- team (for production use).
Private System Build
The Private System Build is used by the individual developer working on an isolated development task to verify the consistency and correctness of their changes before committing them to the codeline where they will be visible to the rest of the development team. The developer creates a Private Workspace and populates it with the latest working versions from the codeline in order to begin work on their development task. After making changes in their Private Workspace, the developer needs to ensure that the source changes work correctly and won't "break the build" for the rest of the team. The usual sequence of steps for doing this is part of a Private System Build:
- Perform a Workspace Update to make sure the changes in your workspace incorporate the most recent changes that have been successfully integrated to the codeline from other developers. This may cause some files to be populated with new versions in the workspace. Other files may have parallel changes and will need to be merged to reconcile any potential conflicts.
- Perform a build (usually an incremental build, but sometimes a full build) and run tests to ensure the resulting components build and execute correctly.
The above might happen multiple times during a development task, at progressive "checkpoints" of development functionality for a requested feature, fix or enhancement. Or it might happen once at the very end of a (small to moderate) development task, prior to committing one's changes to the codeline. In either case, it should always happen prior to committing changes to the codeline. Some kind of synchronization mechanism is often used to serialize commits so that only one person commits their changes at a time (that is another set of patterns for another article).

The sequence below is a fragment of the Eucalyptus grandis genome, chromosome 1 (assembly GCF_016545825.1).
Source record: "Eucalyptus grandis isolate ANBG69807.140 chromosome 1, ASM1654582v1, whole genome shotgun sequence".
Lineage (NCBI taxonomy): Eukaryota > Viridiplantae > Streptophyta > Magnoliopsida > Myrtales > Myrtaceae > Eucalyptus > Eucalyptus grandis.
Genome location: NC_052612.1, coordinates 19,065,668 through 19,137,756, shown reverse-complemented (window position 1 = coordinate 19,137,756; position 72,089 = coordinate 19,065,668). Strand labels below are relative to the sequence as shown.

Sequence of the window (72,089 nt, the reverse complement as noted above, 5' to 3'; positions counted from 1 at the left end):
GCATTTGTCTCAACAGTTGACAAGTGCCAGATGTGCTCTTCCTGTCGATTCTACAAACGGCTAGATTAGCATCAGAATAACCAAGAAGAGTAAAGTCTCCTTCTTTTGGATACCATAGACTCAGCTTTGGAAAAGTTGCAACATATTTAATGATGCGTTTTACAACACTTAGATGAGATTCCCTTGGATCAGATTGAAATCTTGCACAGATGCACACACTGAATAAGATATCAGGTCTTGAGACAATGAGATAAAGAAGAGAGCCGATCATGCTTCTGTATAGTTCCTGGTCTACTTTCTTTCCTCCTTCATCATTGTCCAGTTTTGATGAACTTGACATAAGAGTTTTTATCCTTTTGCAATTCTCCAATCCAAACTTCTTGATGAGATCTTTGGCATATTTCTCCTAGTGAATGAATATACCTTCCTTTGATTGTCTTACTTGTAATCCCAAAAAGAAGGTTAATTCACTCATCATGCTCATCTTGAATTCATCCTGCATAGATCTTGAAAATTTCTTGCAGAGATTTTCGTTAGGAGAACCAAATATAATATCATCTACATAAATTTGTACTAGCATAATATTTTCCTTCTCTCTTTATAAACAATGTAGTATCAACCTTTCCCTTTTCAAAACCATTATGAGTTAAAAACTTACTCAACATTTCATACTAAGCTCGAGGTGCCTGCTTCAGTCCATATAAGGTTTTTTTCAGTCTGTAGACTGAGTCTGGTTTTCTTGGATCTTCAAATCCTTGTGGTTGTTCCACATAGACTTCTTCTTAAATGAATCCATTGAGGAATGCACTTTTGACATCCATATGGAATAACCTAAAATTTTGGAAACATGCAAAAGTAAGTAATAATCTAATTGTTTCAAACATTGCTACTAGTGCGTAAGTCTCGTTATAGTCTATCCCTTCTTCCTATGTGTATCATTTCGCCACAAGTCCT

So the organizational scope (visibility) of the private system build is the individual developer, and the frequency is one or more times per development task. The purpose is to insulate the development team from any problems that might impede the progress of other team members and active development tasks. By ensuring the changes for a single task are correct and consistent with the latest stable state of the codeline, the impact to the team and the codeline is minimized. The team is able to be more "agile" and to integrate their changes more smoothly in a regular and frequent fashion.
The Integration Build is used by the integrating developer (or integrator) to incorporate the most recently completed development tasks into a single, stable, consistent and correct result. The result of a successful integration build is also what is used during a Workspace Update to synchronize the state of an in-progress development task with the latest stable state of the codeline.
An integration build is preferably a full build (if time and bandwidth allows) whose results visibly impact the progress and coordination of the entire development team and all the active development tasks at that time. The frequency of an integration build may be as often as one per development task (at the end of each task) or may be every few tasks (or even daily/nightly). In some cases, there may be two "flavors" of integration builds: one that is done after every development task and does only an incremental build (and possibly runs only a subset of tests), and one that runs daily or nightly and does a full build and runs a more complete set of tests. In either case, the purpose of the integration build is to centrally coordinate and synchronize all ongoing work in small bits and pieces to avoid